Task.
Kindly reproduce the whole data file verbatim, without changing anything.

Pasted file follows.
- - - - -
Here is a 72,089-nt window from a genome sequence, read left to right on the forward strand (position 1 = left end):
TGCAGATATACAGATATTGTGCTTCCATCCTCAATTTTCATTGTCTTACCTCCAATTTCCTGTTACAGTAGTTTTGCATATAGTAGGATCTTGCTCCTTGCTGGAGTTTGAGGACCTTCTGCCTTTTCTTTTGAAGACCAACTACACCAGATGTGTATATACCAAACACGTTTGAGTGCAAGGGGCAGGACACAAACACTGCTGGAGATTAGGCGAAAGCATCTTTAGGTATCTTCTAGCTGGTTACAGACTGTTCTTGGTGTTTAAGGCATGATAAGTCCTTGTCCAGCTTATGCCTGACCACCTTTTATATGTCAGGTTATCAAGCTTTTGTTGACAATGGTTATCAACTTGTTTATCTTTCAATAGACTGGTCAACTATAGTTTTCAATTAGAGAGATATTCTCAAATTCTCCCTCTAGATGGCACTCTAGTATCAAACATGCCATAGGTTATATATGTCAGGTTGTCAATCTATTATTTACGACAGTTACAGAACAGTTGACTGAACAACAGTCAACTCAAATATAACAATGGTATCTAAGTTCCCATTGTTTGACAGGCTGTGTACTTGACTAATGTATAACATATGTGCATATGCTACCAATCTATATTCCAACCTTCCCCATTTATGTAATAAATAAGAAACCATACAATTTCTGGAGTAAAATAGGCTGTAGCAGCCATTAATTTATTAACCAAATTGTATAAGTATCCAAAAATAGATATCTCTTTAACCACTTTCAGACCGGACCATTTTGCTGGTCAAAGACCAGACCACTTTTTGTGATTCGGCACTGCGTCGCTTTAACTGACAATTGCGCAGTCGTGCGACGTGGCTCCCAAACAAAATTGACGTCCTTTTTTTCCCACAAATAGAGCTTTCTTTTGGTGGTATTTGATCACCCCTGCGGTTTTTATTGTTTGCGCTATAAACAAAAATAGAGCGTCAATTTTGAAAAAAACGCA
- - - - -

Here is a 72,089-nt window from a genome sequence, read left to right on the forward strand (position 1 = left end):
TGCAGATATACAGATATTGTGCTTCCATCCTCAATTTTCATTGTCTTACCTCCAATTTCCTGTTACAGTAGTTTTGCATATAGTAGGATCTTGCTCCTTGCTGGAGTTTGAGGACCTTCTGCCTTTTCTTTTGAAGACCAACTACACCAGATGTGTATATACCAAACACGTTTGAGTGCAAGGGGCAGGACACAAACACTGCTGGAGATTAGGCGAAAGCATCTTTAGGTATCTTCTAGCTGGTTACAGACTGTTCTTGGTGTTTAAGGCATGATAAGTCCTTGTCCAGCTTATGCCTGACCACCTTTTATATGTCAGGTTATCAAGCTTTTGTTGACAATGGTTATCAACTTGTTTATCTTTCAATAGACTGGTCAACTATAGTTTTCAATTAGAGAGATATTCTCAAATTCTCCCTCTAGATGGCACTCTAGTATCAAACATGCCATAGGTTATATATGTCAGGTTGTCAATCTATTATTTACGACAGTTACAGAACAGTTGACTGAACAACAGTCAACTCAAATATAACAATGGTATCTAAGTTCCCATTGTTTGACAGGCTGTGTACTTGACTAATGTATAACATATGTGCATATGCTACCAATCTATATTCCAACCTTCCCCATTTATGTAATAAATAAGAAACCATACAATTTCTGGAGTAAAATAGGCTGTAGCAGCCATTAATTTATTAACCAAATTGTATAAGTATCCAAAAATAGATATCTCTTTAACCACTTTCAGACCGGACCATTTTGCTGGTCAAAGACCAGACCACTTTTTGTGATTCGGCACTGCGTCGCTTTAACTGACAATTGCGCAGTCGTGCGACGTGGCTCCCAAACAAAATTGACGTCCTTTTTTTCCCACAAATAGAGCTTTCTTTTGGTGGTATTTGATCACCCCTGCGGTTTTTATTGTTTGCGCTATAAACAAAAATAGAGCGTCAATTTTGAAAAAAACGCA